The Secretary of Macchiavelli; Or, The Siege of Florence: An Historical Romance, Volume 2

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Lea and Blanchard, 1841 - English fiction
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Page 75 - mass nearly shapeless, from which sparkled two small glittering orbs, resembling the eyes of a living creature. It was not until they had fairly approached, and bent down over it, that they discovered it to be a corpse, denuded of its clothing, and cast out, the prey of all foul birds and fouler insects. It
Page 195 - We have been long separated, Francesco," said the young girl; and every heart suspended its breathing whilst the words that were to follow would reveal the truth, which appeared miraculous beyond hope. " We have been long separated, and the memory of how much, in the hour of my temptation, I wronged thee, has been even
Page 162 - they amounted on the whole but to fifteen hundred foot and a handful of horse,—yet respected throughout by Maramaldo, who followed him with a force far more numerous. But the doom of Florence was against him from the first hour that he prepared to approach it. The wound he had received on the walls of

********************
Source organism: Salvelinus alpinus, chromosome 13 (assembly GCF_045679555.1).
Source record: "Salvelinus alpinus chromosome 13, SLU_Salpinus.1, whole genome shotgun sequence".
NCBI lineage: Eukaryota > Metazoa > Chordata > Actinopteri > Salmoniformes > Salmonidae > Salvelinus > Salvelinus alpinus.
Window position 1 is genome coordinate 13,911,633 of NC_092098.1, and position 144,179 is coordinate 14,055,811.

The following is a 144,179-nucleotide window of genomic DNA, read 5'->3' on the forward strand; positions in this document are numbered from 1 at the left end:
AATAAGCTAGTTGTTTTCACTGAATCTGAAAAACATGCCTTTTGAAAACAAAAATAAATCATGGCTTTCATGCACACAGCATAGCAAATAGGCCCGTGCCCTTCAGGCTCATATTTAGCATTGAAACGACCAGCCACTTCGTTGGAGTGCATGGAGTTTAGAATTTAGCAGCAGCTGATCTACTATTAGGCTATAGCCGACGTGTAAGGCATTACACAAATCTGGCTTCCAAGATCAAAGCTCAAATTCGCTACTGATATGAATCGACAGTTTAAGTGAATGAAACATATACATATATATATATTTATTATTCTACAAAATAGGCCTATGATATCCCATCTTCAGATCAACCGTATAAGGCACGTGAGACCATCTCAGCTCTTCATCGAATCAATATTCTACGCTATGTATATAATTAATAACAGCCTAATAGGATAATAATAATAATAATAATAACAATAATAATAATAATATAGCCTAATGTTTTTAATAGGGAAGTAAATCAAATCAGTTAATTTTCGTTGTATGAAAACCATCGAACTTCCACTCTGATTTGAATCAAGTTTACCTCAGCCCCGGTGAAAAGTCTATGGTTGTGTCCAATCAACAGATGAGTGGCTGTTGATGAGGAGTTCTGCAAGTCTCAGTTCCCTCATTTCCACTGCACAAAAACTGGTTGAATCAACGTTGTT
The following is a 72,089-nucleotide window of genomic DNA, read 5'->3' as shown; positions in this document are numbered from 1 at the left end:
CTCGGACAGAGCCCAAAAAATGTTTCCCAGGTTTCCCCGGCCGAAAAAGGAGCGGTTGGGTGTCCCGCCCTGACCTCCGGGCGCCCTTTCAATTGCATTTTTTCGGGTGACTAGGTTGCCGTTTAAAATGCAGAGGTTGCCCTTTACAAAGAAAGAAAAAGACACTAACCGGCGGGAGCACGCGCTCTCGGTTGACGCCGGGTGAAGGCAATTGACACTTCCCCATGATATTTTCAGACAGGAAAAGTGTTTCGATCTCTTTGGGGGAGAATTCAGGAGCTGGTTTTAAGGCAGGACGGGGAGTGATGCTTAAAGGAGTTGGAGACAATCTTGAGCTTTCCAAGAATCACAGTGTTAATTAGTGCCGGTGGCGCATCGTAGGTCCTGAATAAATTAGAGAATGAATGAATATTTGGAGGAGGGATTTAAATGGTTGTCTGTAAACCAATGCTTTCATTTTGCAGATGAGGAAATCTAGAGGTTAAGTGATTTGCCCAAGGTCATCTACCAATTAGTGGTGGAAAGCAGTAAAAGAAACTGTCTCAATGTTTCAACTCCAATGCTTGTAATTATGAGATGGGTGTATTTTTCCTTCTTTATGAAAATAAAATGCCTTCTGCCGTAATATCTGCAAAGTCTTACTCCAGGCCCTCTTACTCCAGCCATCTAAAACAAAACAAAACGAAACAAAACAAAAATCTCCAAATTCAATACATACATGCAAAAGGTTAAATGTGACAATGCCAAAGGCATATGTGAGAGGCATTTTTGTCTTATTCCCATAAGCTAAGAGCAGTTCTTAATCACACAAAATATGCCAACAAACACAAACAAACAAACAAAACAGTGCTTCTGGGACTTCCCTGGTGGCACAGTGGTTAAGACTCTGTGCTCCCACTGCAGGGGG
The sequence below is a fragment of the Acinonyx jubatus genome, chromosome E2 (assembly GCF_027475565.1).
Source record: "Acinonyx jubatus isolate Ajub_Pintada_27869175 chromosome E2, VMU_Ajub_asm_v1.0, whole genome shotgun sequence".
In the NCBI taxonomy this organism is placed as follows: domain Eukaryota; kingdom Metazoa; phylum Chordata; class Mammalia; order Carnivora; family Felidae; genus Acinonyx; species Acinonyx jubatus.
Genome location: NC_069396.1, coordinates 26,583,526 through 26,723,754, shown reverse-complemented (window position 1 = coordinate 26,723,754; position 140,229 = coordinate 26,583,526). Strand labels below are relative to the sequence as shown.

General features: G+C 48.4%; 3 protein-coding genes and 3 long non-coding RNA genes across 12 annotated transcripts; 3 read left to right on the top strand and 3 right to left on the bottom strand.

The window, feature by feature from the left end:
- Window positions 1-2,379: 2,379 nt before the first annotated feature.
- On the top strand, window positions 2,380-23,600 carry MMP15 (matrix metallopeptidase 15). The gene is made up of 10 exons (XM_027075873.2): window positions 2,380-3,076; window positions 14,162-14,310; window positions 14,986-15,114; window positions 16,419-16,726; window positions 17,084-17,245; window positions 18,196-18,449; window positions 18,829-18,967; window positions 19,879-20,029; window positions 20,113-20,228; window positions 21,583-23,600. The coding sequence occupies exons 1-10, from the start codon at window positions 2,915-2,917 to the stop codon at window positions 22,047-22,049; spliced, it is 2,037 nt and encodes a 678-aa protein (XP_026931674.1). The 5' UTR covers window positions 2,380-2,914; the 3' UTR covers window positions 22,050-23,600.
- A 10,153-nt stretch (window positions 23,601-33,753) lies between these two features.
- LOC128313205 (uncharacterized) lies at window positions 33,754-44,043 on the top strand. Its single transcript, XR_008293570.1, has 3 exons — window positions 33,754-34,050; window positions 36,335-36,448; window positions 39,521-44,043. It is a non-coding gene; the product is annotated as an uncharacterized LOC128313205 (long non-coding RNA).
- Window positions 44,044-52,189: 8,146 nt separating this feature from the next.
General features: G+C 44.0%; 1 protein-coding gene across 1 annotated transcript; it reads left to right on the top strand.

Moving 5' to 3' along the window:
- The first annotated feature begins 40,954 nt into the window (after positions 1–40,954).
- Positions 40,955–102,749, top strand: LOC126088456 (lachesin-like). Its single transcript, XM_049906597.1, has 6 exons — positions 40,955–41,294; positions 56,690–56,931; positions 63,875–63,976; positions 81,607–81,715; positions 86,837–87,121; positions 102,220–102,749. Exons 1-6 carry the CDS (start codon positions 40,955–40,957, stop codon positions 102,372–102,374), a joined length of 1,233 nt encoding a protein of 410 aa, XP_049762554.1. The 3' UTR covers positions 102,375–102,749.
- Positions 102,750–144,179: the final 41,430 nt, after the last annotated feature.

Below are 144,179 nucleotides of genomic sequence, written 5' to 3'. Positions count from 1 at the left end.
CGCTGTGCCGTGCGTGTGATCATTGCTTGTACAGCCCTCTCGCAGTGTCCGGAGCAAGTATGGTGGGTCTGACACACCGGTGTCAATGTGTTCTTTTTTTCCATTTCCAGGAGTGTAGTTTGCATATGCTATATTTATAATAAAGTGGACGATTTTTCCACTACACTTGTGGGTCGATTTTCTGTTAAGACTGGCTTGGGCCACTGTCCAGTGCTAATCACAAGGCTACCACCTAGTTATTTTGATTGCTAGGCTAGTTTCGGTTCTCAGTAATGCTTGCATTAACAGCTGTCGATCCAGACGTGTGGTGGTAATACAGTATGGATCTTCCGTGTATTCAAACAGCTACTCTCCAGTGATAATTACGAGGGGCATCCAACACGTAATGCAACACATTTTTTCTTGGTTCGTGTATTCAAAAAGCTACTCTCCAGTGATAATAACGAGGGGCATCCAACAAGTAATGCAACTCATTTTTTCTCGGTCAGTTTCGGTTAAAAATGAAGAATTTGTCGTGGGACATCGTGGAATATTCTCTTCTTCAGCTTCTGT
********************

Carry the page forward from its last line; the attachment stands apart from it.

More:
Page 79 - to her at the trying period of her opening womanhood ; so that if she could not, in the hours of her despondence, wholly lay bare her heart before them, she could at least indulge her sorrow, and feel sure of such sympathy as recluses are capable of experiencing for hearts bruised by passions they condemn.
Page 189 - In the frantic delirium of that maddened multitude, Francesco was no more thought of; his presence was no more heeded. He received in his own arms at the foot of the tree of ignominy the cold stiff form of his gentle friend, which Brandano had in defiance of a thunder of maledictions taken down unresistedly.
Page 165 - old man that awaits us, that watches for us, that breaks not the scanty crust fashioned out of the flesh of corpses till we come, must have his farewell." Thus saying, Ficino sprung away from the gallows' foot, and traversed rapidly the gloomy square and the dusk lanes—avenues to the dwellings of fortune's least
Page 8 - by such knowledge that he had risen from nothingness to power, from bankruptcy in trade to wealth that exceeded the fabled hoards of the miser's deity. Few who crowded the antique halls of this calculating host escaped his courtesies, those cheapest of all bribes, whose value he full well understood ; yet amongst them was
Page 64 - We are greatly thankful, my Lord Marquis," he said, with a tone of forced calm. " This is kindness of a nature we had not looked for. Your loan to our exchequer shall be repaid, and your kindness to a losing player not forgotten. Your confidence in our fortune gives us courage; and now for

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